By M.A. Ferguson-Rich
Special to the Beacon Journal
HUDSON: The city may add a software program that could shorten the response times to heart-related emergency calls.
EMS Outreach and city EMS Director Bruce Graham has proposed adding the program that monitors and locates automated external defibrillators (AEDs).
The program is run by Florida-based Atrus Inc. At a recent City Council meeting, CEO Elliott Fisch presented the services that are offered for about $950 per year.
The software is added to the 911 system and monitors the location and status of AED devices that are registered with the city by their owners.
When a call is made indicating that a person has collapsed and is unresponsive, the software locates the closest registered device and transmits the location to EMS personnel. The goal is to get a working AED to the stricken person within the shortest time possible.
EMS Outreach has agreed to fund the software and service for two years, and did not rule out funding beyond that point. The outreach organization was created in 2010 to fund projects, raise public awareness, and otherwise support Hudson EMS.
After the presentation, the council indicated its willingness to accept the gift.
Atrus’ service includes notifying AED owners of maintenance issues, such as when a battery is about to expire. Fisch made a point about that service when he told the council that the AED located just outside its meeting room at Town Hall had device pads that expired in November. The city would have been notified of that expiration.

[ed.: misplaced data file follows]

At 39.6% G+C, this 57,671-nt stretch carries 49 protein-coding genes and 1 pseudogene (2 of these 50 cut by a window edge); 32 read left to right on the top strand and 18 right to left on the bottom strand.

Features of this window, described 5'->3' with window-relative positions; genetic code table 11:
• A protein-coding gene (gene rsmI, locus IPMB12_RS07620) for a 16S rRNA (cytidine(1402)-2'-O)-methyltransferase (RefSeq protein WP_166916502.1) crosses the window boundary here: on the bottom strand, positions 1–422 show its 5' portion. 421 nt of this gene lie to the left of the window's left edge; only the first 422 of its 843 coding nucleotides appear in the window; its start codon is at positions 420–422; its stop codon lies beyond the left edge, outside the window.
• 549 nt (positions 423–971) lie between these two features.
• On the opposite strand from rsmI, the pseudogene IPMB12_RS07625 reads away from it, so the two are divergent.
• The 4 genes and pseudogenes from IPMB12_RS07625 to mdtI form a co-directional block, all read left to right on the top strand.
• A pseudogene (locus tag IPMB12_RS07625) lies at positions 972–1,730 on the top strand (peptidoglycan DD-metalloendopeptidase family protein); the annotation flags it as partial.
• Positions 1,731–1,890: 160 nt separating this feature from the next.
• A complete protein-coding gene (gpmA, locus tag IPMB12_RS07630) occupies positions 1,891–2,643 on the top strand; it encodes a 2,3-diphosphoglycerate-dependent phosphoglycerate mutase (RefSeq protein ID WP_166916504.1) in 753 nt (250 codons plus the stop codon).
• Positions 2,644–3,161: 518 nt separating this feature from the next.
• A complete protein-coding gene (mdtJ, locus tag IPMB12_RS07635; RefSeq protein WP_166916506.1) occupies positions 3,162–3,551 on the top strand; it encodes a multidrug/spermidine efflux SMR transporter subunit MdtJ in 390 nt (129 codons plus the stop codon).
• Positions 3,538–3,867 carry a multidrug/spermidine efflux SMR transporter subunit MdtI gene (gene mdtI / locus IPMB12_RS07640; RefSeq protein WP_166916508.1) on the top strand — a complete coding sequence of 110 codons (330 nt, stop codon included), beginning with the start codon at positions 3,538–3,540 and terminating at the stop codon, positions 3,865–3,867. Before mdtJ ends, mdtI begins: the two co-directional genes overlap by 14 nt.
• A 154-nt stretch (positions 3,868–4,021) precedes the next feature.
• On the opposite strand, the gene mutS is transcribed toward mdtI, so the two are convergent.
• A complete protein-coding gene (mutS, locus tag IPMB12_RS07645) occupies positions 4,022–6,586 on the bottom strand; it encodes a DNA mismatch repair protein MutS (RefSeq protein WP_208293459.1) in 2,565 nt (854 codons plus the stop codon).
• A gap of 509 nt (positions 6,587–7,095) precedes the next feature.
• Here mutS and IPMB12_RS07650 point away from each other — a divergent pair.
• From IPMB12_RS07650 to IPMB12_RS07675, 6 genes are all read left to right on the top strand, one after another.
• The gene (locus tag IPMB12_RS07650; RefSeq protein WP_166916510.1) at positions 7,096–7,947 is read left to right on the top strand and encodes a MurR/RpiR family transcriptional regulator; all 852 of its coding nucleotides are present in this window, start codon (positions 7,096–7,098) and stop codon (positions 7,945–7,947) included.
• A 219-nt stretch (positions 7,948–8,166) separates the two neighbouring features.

Graham asked the council to consider legislation that would have required all AED devices in the city to be registered with Atrus, but the consensus of the council seemed to be that legislating registration was not a good idea.
Council President Hal DeSaussure and councilman David Basil both voiced concern that fear of liability or violation of the law might deter local businesses, churches, and others from purchasing a device.
As an alternative, EMS Outreach said it will start an initiative to get more local businesses to purchase AEDs, and offer them at discount prices contingent on registering them with Atrus.
Basil said he approved of offering “a carrot, rather than a stick.”